Public Shootings and Self-Defense

November 2018: I read this essay and added commentary for Editor's Break 112 of the EVC podcast.

I wrote the below a year ago for a college writing class. The assignment was to right a persuasive essay; and like all persuasive essays the topic I chose was one that I truly believe in. The right to defend ourselves and our families from harm is God-given and central to the preservation of liberty:

Public Shootings and Self-Defense – May 24th, 2007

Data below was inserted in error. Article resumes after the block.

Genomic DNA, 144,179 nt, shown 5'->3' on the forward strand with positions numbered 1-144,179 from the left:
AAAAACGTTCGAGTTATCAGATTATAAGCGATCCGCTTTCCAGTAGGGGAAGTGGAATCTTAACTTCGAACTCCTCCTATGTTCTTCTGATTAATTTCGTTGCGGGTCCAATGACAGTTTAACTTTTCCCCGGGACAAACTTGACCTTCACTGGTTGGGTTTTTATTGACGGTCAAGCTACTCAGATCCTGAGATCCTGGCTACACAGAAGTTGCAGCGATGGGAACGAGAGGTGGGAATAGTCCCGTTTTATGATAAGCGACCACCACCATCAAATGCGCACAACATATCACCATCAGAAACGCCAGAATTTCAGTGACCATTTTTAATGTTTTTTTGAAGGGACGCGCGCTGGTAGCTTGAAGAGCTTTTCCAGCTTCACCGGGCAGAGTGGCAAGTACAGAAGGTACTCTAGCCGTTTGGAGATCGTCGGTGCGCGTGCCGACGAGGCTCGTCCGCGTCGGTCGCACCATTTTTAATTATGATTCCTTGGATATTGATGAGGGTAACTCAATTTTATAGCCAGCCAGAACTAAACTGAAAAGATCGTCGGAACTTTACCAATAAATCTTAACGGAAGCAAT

Recently, there have been two major public killing sprees; the rampages at Trolley Square, Salt Lake City, Utah, and Virginia Tech, Blacksburg, Virginia. A not so recent public killing spree occurred at Columbine High School, Columbine, Colorado. These events have spurred both public outcry for tighter gun control, and an increase in applications for a concealed weapons permit. The media have hosted the debate on their front pages. Regardless of who is right and who is wrong, one thing should be very clear: Nature has endowed life with the …